During a special meeting on May 1, Prime Minister Giorgia Meloni’s government approved the decree on reducing the number of people dependent on state benefits and making the labor market more flexible, writes the Financial Times, quoted by Ziarul Financiar.
The government will also spend €4 billion on a six-month income tax cut for low-income earners and cut taxes on fringe benefits for workers with children, reflecting growing concerns over low birth rate strategies . The decree was harshly criticized by the unions.
Starting next year, Italy will have two social protection programs. The first, more generous, estimated to cost approximately 5.6 billion euros, will be intended for those considered unable to work due to a disability or family responsibilities. The other will grant lower benefits to those deemed employable, and they will be required to participate in training programs to receive state support.
However, Francesco Seghezzi, president of the Adapt Foundation, which researches workers’ rights, warns that a lack of training programs and the difficulty of identifying employable people could leave many Italians without sufficient support.
Giuseppe Conte, former prime minister of the 5 Star Movement, which introduced the anti-poverty subsidy program, harshly criticized the changes. “A serious government does not meet on May 1 to condemn young people to a life of insecurity,” he said, according to Deutsche Welle.
Maurizio Landini, president of the main trade union in Italy, CGIL, categorized the approval of the May 1 measures as an “act of arrogance”.
For its part, Germany has announced that it will create one of the “most modern immigration systems” to solve the growing problem of labor shortages, which risks becoming a “real brake on economic growth”, announced the German minister of work, notes the Financial Times.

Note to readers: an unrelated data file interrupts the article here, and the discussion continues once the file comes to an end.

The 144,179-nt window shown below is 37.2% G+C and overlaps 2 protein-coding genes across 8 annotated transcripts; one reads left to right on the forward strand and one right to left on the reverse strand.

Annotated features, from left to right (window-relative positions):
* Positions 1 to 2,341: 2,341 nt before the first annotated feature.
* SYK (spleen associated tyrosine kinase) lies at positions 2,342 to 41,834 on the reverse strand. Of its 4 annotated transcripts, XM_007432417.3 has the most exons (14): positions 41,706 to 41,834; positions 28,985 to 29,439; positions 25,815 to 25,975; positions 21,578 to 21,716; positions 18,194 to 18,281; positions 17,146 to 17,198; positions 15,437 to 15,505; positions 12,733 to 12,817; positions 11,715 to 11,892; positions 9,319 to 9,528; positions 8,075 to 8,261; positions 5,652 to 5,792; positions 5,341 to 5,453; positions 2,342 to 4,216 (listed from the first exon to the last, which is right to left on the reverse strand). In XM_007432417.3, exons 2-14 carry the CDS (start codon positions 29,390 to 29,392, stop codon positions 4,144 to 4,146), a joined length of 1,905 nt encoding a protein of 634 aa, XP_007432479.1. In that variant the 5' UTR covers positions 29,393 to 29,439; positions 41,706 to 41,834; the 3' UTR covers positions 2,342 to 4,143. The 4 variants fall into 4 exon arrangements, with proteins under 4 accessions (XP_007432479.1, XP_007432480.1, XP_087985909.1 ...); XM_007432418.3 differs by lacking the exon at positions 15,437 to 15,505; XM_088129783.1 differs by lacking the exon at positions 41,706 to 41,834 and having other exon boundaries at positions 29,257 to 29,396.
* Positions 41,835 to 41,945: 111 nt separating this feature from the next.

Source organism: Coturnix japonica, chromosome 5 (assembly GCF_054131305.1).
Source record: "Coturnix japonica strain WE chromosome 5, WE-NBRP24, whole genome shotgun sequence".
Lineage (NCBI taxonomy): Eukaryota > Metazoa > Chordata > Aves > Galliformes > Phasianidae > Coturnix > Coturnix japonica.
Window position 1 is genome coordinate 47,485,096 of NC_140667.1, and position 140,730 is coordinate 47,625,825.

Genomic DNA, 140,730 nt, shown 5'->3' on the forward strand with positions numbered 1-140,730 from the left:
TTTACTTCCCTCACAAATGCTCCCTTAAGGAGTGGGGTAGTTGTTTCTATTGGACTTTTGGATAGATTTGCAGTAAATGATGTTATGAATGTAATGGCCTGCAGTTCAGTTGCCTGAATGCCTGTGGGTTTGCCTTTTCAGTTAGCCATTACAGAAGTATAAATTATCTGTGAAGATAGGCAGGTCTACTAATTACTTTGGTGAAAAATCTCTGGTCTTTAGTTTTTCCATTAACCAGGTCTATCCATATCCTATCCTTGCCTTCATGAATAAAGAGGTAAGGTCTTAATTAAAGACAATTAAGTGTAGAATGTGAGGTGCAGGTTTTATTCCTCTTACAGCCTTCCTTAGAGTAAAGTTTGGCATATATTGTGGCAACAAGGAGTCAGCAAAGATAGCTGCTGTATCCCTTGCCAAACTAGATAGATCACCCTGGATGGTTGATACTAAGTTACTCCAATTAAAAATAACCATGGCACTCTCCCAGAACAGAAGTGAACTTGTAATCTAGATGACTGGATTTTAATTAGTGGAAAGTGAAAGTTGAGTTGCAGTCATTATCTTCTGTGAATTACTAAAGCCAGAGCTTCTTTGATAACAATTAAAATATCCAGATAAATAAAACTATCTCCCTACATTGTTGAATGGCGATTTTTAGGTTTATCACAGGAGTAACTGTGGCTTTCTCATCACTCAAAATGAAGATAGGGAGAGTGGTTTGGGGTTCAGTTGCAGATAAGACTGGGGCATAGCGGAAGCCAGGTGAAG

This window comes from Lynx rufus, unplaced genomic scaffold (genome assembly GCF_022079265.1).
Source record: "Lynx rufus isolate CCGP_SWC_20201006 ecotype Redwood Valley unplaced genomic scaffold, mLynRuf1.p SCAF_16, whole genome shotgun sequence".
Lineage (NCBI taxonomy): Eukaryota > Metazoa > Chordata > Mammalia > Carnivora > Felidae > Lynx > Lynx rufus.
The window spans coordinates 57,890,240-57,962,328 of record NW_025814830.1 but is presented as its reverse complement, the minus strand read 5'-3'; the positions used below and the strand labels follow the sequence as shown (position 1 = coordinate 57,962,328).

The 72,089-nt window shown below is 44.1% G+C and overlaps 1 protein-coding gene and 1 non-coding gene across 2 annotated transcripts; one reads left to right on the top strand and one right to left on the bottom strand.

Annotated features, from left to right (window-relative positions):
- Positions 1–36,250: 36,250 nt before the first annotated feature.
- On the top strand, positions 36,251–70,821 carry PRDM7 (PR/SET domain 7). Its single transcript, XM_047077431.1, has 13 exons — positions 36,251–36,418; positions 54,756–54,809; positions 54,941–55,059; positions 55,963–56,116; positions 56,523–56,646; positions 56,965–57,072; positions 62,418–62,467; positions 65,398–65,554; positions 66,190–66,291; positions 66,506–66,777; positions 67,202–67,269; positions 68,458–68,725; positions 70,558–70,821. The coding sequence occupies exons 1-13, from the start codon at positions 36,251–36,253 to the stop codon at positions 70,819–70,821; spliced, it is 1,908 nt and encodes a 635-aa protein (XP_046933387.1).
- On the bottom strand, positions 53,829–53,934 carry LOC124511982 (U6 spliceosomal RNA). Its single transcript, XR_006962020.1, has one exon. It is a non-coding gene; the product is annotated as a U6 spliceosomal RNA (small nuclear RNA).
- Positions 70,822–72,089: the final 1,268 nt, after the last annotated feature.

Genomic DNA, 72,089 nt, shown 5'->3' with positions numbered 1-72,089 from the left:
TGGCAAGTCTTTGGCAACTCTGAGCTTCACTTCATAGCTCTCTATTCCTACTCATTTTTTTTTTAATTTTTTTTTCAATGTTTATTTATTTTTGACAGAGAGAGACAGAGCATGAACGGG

Hubertus Heil said the immigration reform is part of a broader campaign by Olaf Scholz’s government to attract global talent to Germany, halt demographic decline and address the labor crisis that is becoming the main concern of the biggest companies.
The new immigration law will allow citizens of other countries to go to Germany to work even without a German qualification. Germany will also allow foreigners to earn points based on professional training and experience.
Some business groups, however, say that the reform does not go far enough. “It’s too bureaucratic. The requirement regarding knowledge of the German language is, for example, still exaggerated”, said Thilo Brodtmann, from the VDMA group.
Heil said the government is determined to avoid the mistakes of the 1960s, when Germany saw a huge influx of temporary workers from various countries such as Turkey, but they were fully accepted by German society years later.
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